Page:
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China's state media defends Xinjiang Muslim crackdown

August 13th, 2018 | Tags:
Paramilitary police patrol the airport in Hotan in western China's Xinjiang region. Photo: Al Jazeera
Al Jazeera

An official Communist Party newspaper said China's campaign of pressure against its Uighur Muslim minority has prevented the Xinjiang region from becoming "China's Syria" or "China's Libya."

The Global Times editorial on Monday came after a United Nations anti-discrimination committee raised concerns on Friday over China's treatment of Uighurs, citing reports of mass detentions that it said "resembles a massive internment camp that is shrouded in secrecy".

More than one million Uighur Muslims are estimated to be in detention in "counter-extremism centres" in China's far western region, said Gay McDougall vice chairperson of a UN anti-discrimination committee.

Following attacks by separatists, members of the Uighur and Kazakh Muslim minorities in Xinjiang have been arbitrarily detained in indoctrination camps where they are forced to denounce Islam and profess loyalty to the party.

Global Times said the intense regulations in the region were merely "a phase that Xinjiang has to go through in rebuilding peace and prosperity".

The editorial did not directly mention the existence of the internment camps.

'Salvaged from turmoil'

Denouncing what it called "destructive Western public opinions", the paper said, "peace and stability must come above all else".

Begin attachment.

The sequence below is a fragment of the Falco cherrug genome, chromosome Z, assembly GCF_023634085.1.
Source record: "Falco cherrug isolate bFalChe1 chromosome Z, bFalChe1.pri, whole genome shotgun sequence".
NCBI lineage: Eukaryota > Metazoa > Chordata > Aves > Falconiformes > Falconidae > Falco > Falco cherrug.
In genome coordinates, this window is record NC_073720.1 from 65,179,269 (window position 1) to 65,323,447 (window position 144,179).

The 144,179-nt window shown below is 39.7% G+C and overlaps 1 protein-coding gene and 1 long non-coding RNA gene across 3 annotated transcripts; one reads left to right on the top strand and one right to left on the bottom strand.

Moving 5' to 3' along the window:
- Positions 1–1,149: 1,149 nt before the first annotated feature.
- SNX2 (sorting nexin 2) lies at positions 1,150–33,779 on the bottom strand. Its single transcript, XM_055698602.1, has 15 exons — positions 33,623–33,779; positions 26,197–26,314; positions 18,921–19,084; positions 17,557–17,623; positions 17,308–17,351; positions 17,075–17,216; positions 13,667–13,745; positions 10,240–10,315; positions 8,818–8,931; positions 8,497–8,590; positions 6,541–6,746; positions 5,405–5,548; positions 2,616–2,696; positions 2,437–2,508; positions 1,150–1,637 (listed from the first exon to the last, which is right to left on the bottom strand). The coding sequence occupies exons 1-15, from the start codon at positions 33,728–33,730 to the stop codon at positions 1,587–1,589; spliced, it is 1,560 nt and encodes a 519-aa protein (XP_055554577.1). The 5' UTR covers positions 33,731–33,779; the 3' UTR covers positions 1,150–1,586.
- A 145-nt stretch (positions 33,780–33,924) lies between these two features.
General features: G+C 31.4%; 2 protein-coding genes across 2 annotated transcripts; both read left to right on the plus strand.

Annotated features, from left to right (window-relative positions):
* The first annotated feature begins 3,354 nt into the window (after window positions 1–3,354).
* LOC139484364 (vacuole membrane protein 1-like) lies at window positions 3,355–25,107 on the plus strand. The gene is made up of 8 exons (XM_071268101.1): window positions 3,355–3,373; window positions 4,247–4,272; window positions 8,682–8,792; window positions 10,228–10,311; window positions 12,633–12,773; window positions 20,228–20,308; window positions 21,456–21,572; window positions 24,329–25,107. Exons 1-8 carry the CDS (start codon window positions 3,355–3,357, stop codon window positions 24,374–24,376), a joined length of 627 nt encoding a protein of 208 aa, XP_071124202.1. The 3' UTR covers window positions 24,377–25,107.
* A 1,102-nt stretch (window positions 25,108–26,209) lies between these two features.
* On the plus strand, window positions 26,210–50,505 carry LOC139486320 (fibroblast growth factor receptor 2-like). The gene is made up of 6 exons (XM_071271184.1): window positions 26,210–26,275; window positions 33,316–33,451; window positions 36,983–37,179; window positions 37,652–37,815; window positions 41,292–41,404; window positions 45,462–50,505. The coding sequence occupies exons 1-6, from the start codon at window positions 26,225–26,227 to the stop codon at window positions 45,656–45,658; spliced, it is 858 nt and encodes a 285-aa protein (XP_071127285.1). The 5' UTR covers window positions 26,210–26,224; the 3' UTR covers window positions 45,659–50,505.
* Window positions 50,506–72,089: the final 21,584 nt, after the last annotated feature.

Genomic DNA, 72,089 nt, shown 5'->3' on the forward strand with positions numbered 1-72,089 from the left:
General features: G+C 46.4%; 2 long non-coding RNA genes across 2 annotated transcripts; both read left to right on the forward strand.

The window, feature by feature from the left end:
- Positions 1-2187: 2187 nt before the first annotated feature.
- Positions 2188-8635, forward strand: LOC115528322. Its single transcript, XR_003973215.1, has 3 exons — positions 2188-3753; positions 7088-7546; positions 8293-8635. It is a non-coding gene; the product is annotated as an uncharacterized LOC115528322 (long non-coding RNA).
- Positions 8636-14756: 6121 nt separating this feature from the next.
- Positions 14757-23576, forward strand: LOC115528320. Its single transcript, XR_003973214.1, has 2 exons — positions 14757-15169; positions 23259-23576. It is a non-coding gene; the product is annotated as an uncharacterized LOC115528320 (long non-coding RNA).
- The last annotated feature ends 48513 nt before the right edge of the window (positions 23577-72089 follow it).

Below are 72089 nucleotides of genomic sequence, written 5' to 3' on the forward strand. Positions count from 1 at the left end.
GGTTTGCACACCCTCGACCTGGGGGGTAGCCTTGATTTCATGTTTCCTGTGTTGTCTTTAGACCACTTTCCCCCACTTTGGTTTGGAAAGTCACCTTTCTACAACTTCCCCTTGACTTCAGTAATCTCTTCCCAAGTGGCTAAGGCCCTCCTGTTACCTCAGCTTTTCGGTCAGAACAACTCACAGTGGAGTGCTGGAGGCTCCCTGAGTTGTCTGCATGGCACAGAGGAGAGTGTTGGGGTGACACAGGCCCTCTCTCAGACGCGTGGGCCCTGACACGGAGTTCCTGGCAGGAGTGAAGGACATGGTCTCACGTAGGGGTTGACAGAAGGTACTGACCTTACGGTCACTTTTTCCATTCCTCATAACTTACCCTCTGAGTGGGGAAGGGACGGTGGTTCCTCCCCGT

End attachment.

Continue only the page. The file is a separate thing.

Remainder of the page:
"Through the strong leadership of the Communist Party of China, the national strength of the country and the contribution of local officials, Xinjiang has been salvaged from the verge of massive turmoil," the newspaper said. "It has avoided the fate of becoming 'China's Syria' or 'China's Libya.'"

Xinjiang has been enveloped in a suffocating blanket of security for years, especially since a deadly anti-government riot broke out in the regional capital of Urumqi in 2009. Over recent months, monitoring groups and eyewitnesses say Uighurs have been summoned from abroad and across China and sent into detention and indoctrination centres.

The roughly 10 million Uighurs make up a tiny proportion of China's almost 1.4 billion people and there has never been an uprising that could challenge the central government's overwhelming might.

Re-education camps

When the UN's Committee on the Elimination of Racial Discrimination started reviewing China's report in Geneva on Friday, Chinese delegation leader Yu Jianhua highlighted economic progress and rising living standards among other things.

McDougall also said there were estimates another two million have been forced into so-called re-education camps for political and cultural indoctrination.

She did not specify a source for that information in her remarks at the hearing.

The Geneva-based committee continues its hearing Monday, with conclusions expected later. Yu, China's ambassador to the UN in Geneva, said China will respond to the main questions raised in Friday's session on Monday.

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